Covid and work

March 8th, 2024

Was a home-working or a furlough request the main reason for a dismissal?

In Accattatis v Fortuna Group (London) Ltd the Employment Appeal Tribunal (EAT) held that an Employment Tribunal (ET) was wrong to reject a claim for automatic unfair dismissal under section 100(1)(e) of the Employment Rights Act 1996 (ERA).

The Claimant, a Sales and Project Marketing Co-ordinator, was dismissed after requesting to work from home and to be furloughed during the Covid-19 pandemic. He travelled to work by bus. During his employment he had made various complaints about his working conditions. Fortuna Group (London) Ltd makes PPE so was incredibly busy during the pandemic. Mr Accattatis worked until 30 March 2020 and then was off sick with Covid symptoms. He told his employer that he did not feel comfortable going into the office or using public transport during lockdown. He asked to work from home and then to be furloughed. 

The Respondent rejected both requests on the grounds that he could not do his job from home and did not qualify for furlough. During sick leave the Respondent terminated the Claimant’s contract with one month’s notice. Lacking two years’ qualifying service for an unfair dismissal claim the Claimant brought a claim for automatic unfair dismissal under section 100(1)(e) Employment Rights Act 1996.

The tribunal dismissed the claim and noted that the issue for consideration under section 100(1)(e) ERA was whether the reason, or principal reason for the Claimant’s dismissal was that in circumstances of danger which he reasonably believed to be serious and imminent, he took (or proposed to take) appropriate steps to protect himself or other persons from the danger. 

The tribunal went on to find that section 100(1)(e) ERA was not engaged despite there being circumstances of danger which the Claimant reasonably believed to be serious and imminent: he was unable to demonstrate that his request for home working or for furlough were appropriate steps to take to protect himself. The tribunal held that the principal reason for his dismissal was not the fact that he had taken, or planned to take, any appropriate steps to protect himself.

The Claimant appealed to the Employment Appeal Tribunal (EAT) arguing that the tribunal was wrong to decide that the request to work from home or to be furloughed were not ‘appropriate step(s)’ within the meaning of section 100(1)(e) ERA because they did not consider section 100(2) ERA which provides that provides whether steps which an employee took were appropriate are to be judged by reference to all of the circumstances, in particular, his knowledge and the facilities and advice available to him at the time.  The tribunal should have considered the Claimant’s understanding that colleagues had been allowed to work from home and he had been advised by HMRC that furlough was available to him.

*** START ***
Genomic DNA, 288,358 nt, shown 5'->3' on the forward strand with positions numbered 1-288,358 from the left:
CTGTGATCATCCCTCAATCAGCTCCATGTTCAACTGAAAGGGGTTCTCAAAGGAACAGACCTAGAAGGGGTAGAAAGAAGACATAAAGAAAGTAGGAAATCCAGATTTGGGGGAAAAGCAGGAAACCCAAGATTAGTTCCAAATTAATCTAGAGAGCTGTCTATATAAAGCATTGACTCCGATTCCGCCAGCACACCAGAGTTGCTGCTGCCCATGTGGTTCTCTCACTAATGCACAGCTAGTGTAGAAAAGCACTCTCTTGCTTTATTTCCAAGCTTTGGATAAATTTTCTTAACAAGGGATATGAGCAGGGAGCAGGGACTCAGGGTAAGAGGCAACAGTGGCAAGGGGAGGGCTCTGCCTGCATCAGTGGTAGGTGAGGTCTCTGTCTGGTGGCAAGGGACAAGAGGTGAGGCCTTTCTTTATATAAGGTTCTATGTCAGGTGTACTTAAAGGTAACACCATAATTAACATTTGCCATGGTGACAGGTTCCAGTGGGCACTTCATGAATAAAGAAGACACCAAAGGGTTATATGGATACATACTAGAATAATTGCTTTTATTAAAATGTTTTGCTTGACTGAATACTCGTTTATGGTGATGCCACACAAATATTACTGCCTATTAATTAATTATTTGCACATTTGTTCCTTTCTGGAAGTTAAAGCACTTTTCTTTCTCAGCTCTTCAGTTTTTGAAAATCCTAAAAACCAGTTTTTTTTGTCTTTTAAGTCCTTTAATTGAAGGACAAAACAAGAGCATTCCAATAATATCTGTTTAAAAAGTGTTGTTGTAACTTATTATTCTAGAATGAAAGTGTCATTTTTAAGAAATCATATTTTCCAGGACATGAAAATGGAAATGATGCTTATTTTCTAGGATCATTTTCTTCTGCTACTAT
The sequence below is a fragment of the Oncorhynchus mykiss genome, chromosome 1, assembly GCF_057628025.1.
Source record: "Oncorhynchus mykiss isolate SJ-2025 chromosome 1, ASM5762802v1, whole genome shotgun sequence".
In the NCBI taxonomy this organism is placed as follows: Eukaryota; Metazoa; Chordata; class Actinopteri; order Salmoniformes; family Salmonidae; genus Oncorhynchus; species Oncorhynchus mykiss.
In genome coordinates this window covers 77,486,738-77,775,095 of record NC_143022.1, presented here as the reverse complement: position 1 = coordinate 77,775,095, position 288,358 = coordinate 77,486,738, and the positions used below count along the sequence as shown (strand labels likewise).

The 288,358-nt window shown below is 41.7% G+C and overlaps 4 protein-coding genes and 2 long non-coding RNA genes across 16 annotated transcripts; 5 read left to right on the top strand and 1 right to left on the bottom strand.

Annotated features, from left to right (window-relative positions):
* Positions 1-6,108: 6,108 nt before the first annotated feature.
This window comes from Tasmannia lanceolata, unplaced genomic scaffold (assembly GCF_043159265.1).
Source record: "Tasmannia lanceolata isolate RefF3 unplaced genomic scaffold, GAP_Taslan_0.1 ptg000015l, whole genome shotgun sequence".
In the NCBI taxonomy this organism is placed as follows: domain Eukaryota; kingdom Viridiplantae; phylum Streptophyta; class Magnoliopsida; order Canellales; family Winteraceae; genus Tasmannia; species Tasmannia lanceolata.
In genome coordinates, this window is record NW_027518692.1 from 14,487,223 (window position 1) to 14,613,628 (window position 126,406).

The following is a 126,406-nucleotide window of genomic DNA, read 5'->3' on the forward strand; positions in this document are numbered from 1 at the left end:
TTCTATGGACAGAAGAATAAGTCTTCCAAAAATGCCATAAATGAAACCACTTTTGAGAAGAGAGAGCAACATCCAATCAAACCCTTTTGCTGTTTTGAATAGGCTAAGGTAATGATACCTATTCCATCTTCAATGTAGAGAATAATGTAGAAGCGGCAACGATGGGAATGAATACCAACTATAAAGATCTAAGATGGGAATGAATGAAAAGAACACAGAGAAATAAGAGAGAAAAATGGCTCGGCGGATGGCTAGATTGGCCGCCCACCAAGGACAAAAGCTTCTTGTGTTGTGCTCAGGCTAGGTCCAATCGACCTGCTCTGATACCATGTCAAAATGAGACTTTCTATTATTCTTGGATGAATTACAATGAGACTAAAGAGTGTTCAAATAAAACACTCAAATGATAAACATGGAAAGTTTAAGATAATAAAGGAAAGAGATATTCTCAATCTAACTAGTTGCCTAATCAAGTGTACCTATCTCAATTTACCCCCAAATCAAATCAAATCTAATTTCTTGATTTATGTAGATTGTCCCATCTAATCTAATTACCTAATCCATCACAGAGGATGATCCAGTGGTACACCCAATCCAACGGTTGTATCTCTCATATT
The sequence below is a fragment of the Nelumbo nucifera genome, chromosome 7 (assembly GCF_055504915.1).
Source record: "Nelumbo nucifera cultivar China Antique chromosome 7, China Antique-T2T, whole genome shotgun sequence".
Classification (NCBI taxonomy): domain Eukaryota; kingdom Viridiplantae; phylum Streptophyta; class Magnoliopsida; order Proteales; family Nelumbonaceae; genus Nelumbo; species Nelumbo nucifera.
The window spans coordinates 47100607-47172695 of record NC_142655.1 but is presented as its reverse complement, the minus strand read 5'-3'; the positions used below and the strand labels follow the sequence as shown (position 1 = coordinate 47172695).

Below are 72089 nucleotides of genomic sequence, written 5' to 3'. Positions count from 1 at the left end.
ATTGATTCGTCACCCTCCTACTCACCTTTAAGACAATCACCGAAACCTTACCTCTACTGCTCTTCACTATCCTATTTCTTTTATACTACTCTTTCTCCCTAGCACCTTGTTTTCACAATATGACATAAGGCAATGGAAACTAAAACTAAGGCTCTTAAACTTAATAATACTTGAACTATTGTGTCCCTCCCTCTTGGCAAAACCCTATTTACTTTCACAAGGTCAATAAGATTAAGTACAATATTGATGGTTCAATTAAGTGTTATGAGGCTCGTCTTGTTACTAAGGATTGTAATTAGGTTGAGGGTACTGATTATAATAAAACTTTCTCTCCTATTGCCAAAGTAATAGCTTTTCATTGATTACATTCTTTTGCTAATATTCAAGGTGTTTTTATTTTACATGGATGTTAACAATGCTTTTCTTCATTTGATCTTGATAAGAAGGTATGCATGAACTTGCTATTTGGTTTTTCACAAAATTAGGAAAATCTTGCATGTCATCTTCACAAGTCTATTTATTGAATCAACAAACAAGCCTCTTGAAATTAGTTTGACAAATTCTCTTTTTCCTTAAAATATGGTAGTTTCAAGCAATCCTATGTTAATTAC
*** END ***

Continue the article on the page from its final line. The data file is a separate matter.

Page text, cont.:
The EAT allowed the appeal. The tribunal had found that the Claimant’s decision to stay at home and not travel to work or enter the workplace were appropriate steps. It went on to find that the request to work from home or be placed on furlough were not appropriate steps to protect himself from the reasonably perceived danger. This led the EAT to consider what the tribunal had deemed to be the reason or principal reason for the Claimant’s dismissal. The tribunal had failed to identify or explain clearly whether it was the Claimant’s request to work from home and/or be furloughed that had been the principal reason for dismissal. 

There was evidence that showed the Claimant to be a ‘difficult’ employee but, in the EAT’s view, where an employee brings a section 100 dismissal complaint, and the dismissal is found to be include a reason/reasons which embrace conduct, as long as it is within the scope of section 100 ERA, it is for the tribunal to decide whether the conduct specifically within the scope of section 100 ERA was the principal reason for dismissal.  

As for the Claimant’s request to be furloughed or to work from home being ‘an appropriate step’ for the purposes of section 100(1)(e) this is an objective question to be considered alongside section 100(2) ERA by reference to all of the circumstances of the case. The knowledge and advice available to an employee are relevant to their perception of danger and whether their conduct is judged as appropriate. 

In this case the ET had failed to consider and apply the wording of section 100(2) ERA. The case has now been remitted (sent back) to the tribunal to be heard again. The original judgment in this case was released in May 2021. It will now be at least another six months, if not longer, before the facts are reconsidered by the Tribunal. We anticipate many more such claims arising from the pandemic to be going through the employment courts in the wake of the exceptional circumstances it caused. 

This blog was written by Elizabeth McGlone, Partner at didlaw

what our clients say

we are never far away, providing nationwide coverage.

As a nationwide employment law firm, we act for employees across the UK in employment discrimination cases. Contact us today to book your free telephone assessment.

Book Your FREE Consultation